HUD Announces Rule Seeking to Rollback 2015 AFFH Rule and Radically Change the Definition of Affirmatively Furthering Fair Housing.
WASHINGTON, DC – On January 7, 2020, PRRAC released the following statement:
“Today HUD announced a major step in its ongoing rollback of the Affirmatively Furthering Fair Housing (AFFH) Rule, a key civil rights regulation implementing the Fair Housing Act.
“Housing discrimination and segregation have a severe impact on life opportunity across generations. Under the AFFH statutory provision, the federal government and its grantees have a duty to address these problems and to advance the purposes of the Act: to take proactive steps to overcome patterns of housing segregation, promote true housing choice, and foster inclusive communities. For decades, the AFFH mandate largely languished as HUD took little enforcement action. After many years of work by fair housing advocates building on the foundation of the Civil Rights Movement, the Obama administration released the AFFH rule in 2015. That rule provided clarity and real teeth to the mandate and established a new robust framework for fair housing planning (the Assessment of Fair Housing) that yielded promising results during its early rollout. However, in 2018, the Trump administration abruptly suspended the implementation of the AFFH rule, reverting to a flawed discretionary process with little oversight other than self-certifications (the Analysis of Impediments) – a process that both HUD and the Government Accountability Office (GAO) found to be grossly ineffective.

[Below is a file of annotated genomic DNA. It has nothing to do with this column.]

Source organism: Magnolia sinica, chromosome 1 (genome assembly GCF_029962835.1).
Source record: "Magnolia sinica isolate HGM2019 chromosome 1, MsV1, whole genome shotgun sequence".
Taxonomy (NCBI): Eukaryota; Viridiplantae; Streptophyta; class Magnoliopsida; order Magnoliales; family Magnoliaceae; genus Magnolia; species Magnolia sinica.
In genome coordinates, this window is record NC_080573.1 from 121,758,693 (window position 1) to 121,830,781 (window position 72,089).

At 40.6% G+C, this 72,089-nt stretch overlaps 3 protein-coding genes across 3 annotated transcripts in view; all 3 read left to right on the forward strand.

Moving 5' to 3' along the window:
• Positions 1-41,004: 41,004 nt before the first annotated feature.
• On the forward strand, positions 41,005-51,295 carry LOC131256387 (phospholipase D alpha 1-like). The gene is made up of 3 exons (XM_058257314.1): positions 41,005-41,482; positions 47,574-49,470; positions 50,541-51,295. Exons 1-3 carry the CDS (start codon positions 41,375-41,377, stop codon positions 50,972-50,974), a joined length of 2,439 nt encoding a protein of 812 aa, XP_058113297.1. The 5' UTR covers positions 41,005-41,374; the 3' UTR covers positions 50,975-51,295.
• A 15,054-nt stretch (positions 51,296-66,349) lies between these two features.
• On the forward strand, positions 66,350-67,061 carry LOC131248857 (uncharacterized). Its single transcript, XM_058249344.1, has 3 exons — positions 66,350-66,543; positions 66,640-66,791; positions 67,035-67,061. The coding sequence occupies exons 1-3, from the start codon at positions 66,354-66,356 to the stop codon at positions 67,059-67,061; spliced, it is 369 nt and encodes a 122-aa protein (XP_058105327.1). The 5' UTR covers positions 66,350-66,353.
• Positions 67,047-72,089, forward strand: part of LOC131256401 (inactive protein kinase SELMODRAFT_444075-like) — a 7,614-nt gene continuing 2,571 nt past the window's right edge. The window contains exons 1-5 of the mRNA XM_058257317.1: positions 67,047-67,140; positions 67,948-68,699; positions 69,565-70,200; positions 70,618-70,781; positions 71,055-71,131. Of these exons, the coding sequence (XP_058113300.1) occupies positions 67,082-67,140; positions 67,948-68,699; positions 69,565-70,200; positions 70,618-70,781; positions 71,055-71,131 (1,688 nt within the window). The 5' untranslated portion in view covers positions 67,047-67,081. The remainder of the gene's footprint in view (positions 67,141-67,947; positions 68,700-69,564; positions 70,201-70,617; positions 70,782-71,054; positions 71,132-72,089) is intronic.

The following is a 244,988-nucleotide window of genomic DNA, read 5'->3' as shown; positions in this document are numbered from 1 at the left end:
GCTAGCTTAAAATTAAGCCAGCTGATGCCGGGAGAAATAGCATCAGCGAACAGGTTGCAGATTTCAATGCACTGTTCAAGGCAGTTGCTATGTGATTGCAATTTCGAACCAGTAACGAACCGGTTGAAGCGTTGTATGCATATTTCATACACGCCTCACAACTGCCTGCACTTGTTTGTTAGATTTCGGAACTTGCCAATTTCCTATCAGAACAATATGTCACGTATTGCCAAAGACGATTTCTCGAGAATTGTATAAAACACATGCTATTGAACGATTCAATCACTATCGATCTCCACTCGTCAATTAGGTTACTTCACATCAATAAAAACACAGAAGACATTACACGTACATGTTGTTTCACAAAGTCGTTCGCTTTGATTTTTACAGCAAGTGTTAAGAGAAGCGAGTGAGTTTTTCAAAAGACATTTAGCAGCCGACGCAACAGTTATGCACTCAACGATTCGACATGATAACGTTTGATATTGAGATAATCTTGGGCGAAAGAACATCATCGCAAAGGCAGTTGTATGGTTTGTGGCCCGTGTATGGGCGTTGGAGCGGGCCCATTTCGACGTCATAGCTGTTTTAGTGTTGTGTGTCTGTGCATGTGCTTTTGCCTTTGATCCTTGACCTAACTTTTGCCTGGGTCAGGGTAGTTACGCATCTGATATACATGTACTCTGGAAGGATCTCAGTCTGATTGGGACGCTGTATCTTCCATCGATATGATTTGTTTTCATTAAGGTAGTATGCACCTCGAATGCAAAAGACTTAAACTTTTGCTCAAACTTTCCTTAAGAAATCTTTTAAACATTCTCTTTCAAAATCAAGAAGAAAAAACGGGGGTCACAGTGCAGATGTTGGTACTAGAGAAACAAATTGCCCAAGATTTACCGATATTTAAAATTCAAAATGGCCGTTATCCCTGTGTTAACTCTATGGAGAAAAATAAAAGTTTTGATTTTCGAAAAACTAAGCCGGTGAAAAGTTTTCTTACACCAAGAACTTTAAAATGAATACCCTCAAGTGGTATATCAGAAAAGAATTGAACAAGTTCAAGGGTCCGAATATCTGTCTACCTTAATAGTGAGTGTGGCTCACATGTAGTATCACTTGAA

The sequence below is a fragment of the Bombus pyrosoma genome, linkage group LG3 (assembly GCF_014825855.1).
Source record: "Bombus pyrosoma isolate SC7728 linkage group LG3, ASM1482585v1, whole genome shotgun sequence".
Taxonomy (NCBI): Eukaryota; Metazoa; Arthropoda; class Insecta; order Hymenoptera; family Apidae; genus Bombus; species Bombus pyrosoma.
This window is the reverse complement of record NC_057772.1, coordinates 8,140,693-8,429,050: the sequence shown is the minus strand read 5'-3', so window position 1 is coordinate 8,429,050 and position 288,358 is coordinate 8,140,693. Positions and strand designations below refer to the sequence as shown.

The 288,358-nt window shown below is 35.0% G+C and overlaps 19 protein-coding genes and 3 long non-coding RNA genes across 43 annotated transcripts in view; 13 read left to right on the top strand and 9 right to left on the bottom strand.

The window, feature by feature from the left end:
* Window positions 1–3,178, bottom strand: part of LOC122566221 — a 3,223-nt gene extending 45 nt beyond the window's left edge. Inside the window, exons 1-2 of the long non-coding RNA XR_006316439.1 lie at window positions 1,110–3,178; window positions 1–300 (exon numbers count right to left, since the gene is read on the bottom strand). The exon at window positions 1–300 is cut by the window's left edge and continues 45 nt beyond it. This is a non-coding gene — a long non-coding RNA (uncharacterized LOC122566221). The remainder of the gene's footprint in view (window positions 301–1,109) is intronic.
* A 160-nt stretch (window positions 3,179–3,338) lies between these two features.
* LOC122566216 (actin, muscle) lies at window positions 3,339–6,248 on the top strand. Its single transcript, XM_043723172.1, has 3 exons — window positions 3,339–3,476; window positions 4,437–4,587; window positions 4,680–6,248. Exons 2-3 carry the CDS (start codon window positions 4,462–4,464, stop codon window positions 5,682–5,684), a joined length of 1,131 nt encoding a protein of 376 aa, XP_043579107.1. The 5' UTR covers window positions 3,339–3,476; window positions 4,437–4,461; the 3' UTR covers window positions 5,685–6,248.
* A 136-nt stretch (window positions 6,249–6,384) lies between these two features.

“HUD has now gone even further, releasing a new draft rule, which reflects an ideology that ignores structural discrimination and its human cost, as well as our government’s statutory responsibility to address the ongoing legacies of intentional segregation. This proposed rule would dramatically change the regulatory definition of ‘AFFH’ to one that is untethered from the statute’s focus on residential segregation. Instead, HUD is seeking to use the rule as a platform for local deregulation: ostensibly doing so to make housing more affordable, but in fact, promoting strategies that will harm economically vulnerable people – such as removing rent regulations and environmental protections.
“HUD’s new rule would also eliminate the community participation and engagement requirement, which requires grantees to proactively seek input and inform their constituents about this process. Further, HUD’s new rule would also erase the requirement that its grantees complete a fair housing-focused analysis that would allow for adequate consideration of fair housing issues and review by independent advocacy groups or by HUD. Instead, it requires only a streamlined assertion of three action steps designated by the jurisdiction. Additionally, public housing authorities, which serve millions of Americans and play a crucial role in either reinforcing segregation or promoting integration and improving life opportunities, no longer have substantive obligations under this draft rule.”